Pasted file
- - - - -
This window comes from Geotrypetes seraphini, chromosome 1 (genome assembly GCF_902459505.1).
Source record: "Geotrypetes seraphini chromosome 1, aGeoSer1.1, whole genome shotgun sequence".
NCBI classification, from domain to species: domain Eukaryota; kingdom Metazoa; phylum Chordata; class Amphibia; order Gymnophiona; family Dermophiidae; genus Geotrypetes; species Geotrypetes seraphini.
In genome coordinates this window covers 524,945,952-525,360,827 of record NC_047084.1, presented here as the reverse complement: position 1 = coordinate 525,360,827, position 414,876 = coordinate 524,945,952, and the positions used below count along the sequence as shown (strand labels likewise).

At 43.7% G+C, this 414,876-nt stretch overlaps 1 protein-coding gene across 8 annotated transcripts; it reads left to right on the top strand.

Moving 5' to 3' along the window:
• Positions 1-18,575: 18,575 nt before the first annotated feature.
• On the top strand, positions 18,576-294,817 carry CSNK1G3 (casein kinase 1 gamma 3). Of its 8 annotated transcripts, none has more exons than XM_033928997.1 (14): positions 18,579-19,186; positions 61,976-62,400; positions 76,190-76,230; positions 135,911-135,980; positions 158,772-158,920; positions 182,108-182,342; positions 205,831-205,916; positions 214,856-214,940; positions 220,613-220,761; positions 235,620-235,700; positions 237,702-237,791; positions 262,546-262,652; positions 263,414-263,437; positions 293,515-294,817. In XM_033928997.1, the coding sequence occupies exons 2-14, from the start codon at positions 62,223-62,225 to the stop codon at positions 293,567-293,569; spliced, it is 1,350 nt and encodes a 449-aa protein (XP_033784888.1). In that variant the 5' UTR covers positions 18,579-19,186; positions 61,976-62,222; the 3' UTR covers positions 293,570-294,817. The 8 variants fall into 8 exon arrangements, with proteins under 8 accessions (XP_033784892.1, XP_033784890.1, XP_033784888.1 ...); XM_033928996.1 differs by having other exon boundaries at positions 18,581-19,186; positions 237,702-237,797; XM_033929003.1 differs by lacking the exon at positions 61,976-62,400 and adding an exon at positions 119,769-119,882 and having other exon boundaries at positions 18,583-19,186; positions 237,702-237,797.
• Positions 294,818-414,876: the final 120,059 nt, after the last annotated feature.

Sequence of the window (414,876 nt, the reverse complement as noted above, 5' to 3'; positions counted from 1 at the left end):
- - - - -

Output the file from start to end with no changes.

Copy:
This window comes from Geotrypetes seraphini, chromosome 1 (genome assembly GCF_902459505.1).
Source record: "Geotrypetes seraphini chromosome 1, aGeoSer1.1, whole genome shotgun sequence".
NCBI classification, from domain to species: domain Eukaryota; kingdom Metazoa; phylum Chordata; class Amphibia; order Gymnophiona; family Dermophiidae; genus Geotrypetes; species Geotrypetes seraphini.
In genome coordinates this window covers 524,945,952-525,360,827 of record NC_047084.1, presented here as the reverse complement: position 1 = coordinate 525,360,827, position 414,876 = coordinate 524,945,952, and the positions used below count along the sequence as shown (strand labels likewise).

At 43.7% G+C, this 414,876-nt stretch overlaps 1 protein-coding gene across 8 annotated transcripts; it reads left to right on the top strand.

Moving 5' to 3' along the window:
• Positions 1-18,575: 18,575 nt before the first annotated feature.
• On the top strand, positions 18,576-294,817 carry CSNK1G3 (casein kinase 1 gamma 3). Of its 8 annotated transcripts, none has more exons than XM_033928997.1 (14): positions 18,579-19,186; positions 61,976-62,400; positions 76,190-76,230; positions 135,911-135,980; positions 158,772-158,920; positions 182,108-182,342; positions 205,831-205,916; positions 214,856-214,940; positions 220,613-220,761; positions 235,620-235,700; positions 237,702-237,791; positions 262,546-262,652; positions 263,414-263,437; positions 293,515-294,817. In XM_033928997.1, the coding sequence occupies exons 2-14, from the start codon at positions 62,223-62,225 to the stop codon at positions 293,567-293,569; spliced, it is 1,350 nt and encodes a 449-aa protein (XP_033784888.1). In that variant the 5' UTR covers positions 18,579-19,186; positions 61,976-62,222; the 3' UTR covers positions 293,570-294,817. The 8 variants fall into 8 exon arrangements, with proteins under 8 accessions (XP_033784892.1, XP_033784890.1, XP_033784888.1 ...); XM_033928996.1 differs by having other exon boundaries at positions 18,581-19,186; positions 237,702-237,797; XM_033929003.1 differs by lacking the exon at positions 61,976-62,400 and adding an exon at positions 119,769-119,882 and having other exon boundaries at positions 18,583-19,186; positions 237,702-237,797.
• Positions 294,818-414,876: the final 120,059 nt, after the last annotated feature.

Sequence of the window (414,876 nt, the reverse complement as noted above, 5' to 3'; positions counted from 1 at the left end):